The Gecko and the Moth. . .

By Bruce Farrow on November 3, 2013

bruce farrow nlp trainer gekko storyA few minutes ago I was sitting on my balcony following a long day of training our NLP Trainers Training program, here in Thailand.

It is a beautiful warm, balmy evening, probably about 25 degrees and the night is dark with many bright stars sparkling overhead. In the distance, out to sea, there are about 50 green lights of the squid boats fishing for their night time catch.

Sharing my balcony were two geckos (lizards), one very small and the other, quite large. The big one was probably a foot long and the small one, maybe a couple of inches.

I watched these fascinating creatures for a while. The big gecko seemed to be asleep (although it is virtually impossible to tell) whilst the small one seemed to be more tense whilst ‘glued’ to the ceiling.

As I watched I noticed that the small gecko was in fact moving VERY slowly and carefully in a particular direction and my attention was drawn to a sleeping moth seemingly attached to the ceiling 4 feet in front of the little gecko.

I watched carefully and noticed how slowly the little gecko was moving, directly towards the moth. He would move each leg in turn VEEERRYY slowly which made his progress very hard to distinguish. One thing was for sure – he was moving towards the moth.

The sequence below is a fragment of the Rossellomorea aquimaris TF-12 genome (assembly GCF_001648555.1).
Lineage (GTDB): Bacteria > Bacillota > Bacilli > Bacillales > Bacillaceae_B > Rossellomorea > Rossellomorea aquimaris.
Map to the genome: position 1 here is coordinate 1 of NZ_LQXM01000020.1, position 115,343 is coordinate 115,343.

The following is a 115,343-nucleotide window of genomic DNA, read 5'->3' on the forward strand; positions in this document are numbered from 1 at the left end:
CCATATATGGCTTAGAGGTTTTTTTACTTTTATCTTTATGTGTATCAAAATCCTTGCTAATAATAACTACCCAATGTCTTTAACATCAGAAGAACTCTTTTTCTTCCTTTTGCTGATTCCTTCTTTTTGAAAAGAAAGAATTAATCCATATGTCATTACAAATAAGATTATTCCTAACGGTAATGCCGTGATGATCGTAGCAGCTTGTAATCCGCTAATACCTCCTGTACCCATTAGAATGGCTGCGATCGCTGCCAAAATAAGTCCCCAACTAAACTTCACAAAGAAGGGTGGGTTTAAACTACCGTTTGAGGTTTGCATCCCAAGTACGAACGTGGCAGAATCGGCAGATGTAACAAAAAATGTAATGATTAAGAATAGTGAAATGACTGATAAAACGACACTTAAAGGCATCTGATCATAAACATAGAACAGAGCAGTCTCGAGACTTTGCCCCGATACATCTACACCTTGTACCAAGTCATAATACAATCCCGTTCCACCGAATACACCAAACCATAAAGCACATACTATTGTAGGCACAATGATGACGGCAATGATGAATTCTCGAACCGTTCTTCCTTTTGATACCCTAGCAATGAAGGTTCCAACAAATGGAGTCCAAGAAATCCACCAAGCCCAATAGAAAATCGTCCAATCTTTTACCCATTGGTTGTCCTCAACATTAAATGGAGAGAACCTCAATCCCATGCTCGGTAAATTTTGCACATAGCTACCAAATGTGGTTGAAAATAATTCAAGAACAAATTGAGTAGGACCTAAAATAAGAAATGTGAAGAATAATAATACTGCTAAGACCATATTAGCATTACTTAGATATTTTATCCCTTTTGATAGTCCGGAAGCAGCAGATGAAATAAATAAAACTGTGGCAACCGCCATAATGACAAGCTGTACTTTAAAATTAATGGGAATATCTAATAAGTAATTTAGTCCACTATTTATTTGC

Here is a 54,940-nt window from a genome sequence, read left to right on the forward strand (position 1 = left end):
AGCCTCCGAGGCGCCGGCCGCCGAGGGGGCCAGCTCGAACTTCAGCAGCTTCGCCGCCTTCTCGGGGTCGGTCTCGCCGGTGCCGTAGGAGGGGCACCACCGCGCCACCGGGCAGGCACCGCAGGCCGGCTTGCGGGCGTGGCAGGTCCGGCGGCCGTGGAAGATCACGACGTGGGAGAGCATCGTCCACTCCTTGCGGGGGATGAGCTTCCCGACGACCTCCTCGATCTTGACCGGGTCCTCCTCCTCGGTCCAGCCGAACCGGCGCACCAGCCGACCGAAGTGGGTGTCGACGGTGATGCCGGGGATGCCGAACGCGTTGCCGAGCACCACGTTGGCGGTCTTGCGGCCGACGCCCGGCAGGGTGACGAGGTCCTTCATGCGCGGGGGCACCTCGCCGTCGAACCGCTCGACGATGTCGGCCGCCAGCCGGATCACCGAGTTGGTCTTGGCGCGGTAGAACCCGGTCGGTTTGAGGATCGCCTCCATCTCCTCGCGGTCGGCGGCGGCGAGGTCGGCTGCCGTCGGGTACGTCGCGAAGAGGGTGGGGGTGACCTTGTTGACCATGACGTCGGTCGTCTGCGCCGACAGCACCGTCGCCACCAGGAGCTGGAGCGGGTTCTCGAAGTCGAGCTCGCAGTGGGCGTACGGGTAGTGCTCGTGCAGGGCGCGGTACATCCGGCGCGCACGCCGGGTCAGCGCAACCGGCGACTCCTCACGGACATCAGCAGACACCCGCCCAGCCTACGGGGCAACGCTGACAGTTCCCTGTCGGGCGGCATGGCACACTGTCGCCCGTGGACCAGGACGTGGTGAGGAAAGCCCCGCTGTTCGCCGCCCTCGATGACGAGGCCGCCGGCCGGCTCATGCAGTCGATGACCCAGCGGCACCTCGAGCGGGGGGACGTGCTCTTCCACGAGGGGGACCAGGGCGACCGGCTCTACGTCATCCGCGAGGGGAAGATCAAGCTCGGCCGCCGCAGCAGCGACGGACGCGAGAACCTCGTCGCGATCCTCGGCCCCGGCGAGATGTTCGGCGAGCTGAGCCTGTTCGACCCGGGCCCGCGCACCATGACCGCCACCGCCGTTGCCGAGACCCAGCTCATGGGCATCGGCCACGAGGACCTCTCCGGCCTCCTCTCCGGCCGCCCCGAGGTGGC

Once in a while he would take a few rapid steps (still upside down on the ceiling) and then freeze for a couple of minutes. I was obviously witnessing the hunter and the hunted. The moth did not appear to notice the gecko and remained unmoving on the ceiling.

The gecko was now 2 feet away and was getting serious! You could almost feel the tension in his body as he moved closer and closer to his dinner. Every movement was carefully orchestrated not to draw attention to itself and the steps towards the moth became even slower.

I sat fascinated by this demonstration of nature at work. I was glued to the scene!

The little gecko was now a foot away from the moth and the moth had not moved. Closer and closer until it was 6 inches away from the moth and I anticipated the final leap – a blur of movement that would result in the end of the moth. But it never came!

Rather than launch the attack from 6 inches the little gecko edge closer and got to about 3 inches from the moth. He was pushing his luck now! Why didn’t he take his chance or was he looking for certainty? He edged a little closer and it was plain to see that certainty was what he was aiming for!

He was 2 inches from the moth when the moth ‘woke up’ and sensed, or saw, the gecko about to launch his attack and with a swift flap of its wings, it unhinged itself from the ceiling and flew across to the other side and landed on the balcony rail right in front of the big gecko, who promptly ate him.

At that moment I learned something…..I wonder if you did too?